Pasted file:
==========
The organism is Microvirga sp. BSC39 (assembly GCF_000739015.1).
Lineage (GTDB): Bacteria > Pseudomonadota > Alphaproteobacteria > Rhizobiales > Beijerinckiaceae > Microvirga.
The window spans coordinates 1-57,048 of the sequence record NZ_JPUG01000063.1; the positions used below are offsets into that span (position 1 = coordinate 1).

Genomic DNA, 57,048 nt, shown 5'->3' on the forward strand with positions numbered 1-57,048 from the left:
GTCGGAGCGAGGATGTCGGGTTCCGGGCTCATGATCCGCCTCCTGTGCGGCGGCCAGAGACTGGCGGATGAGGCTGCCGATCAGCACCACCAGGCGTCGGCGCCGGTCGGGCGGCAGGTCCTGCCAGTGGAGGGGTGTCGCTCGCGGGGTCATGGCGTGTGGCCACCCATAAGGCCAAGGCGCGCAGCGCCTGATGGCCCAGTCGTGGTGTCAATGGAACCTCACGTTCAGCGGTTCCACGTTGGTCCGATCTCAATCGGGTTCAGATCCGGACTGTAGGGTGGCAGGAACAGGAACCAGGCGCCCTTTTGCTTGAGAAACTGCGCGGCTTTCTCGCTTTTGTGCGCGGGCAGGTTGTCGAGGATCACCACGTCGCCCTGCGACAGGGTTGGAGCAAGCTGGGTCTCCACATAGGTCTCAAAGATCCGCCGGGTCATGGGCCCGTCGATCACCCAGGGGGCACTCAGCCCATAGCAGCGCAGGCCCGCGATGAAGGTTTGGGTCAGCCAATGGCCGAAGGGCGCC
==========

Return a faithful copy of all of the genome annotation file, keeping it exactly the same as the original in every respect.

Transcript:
The organism is Microvirga sp. BSC39 (assembly GCF_000739015.1).
Lineage (GTDB): Bacteria > Pseudomonadota > Alphaproteobacteria > Rhizobiales > Beijerinckiaceae > Microvirga.
The window spans coordinates 1-57,048 of the sequence record NZ_JPUG01000063.1; the positions used below are offsets into that span (position 1 = coordinate 1).

Genomic DNA, 57,048 nt, shown 5'->3' on the forward strand with positions numbered 1-57,048 from the left:
GTCGGAGCGAGGATGTCGGGTTCCGGGCTCATGATCCGCCTCCTGTGCGGCGGCCAGAGACTGGCGGATGAGGCTGCCGATCAGCACCACCAGGCGTCGGCGCCGGTCGGGCGGCAGGTCCTGCCAGTGGAGGGGTGTCGCTCGCGGGGTCATGGCGTGTGGCCACCCATAAGGCCAAGGCGCGCAGCGCCTGATGGCCCAGTCGTGGTGTCAATGGAACCTCACGTTCAGCGGTTCCACGTTGGTCCGATCTCAATCGGGTTCAGATCCGGACTGTAGGGTGGCAGGAACAGGAACCAGGCGCCCTTTTGCTTGAGAAACTGCGCGGCTTTCTCGCTTTTGTGCGCGGGCAGGTTGTCGAGGATCACCACGTCGCCCTGCGACAGGGTTGGAGCAAGCTGGGTCTCCACATAGGTCTCAAAGATCCGCCGGGTCATGGGCCCGTCGATCACCCAGGGGGCACTCAGCCCATAGCAGCGCAGGCCCGCGATGAAGGTTTGGGTCAGCCAATGGCCGAAGGGCGCC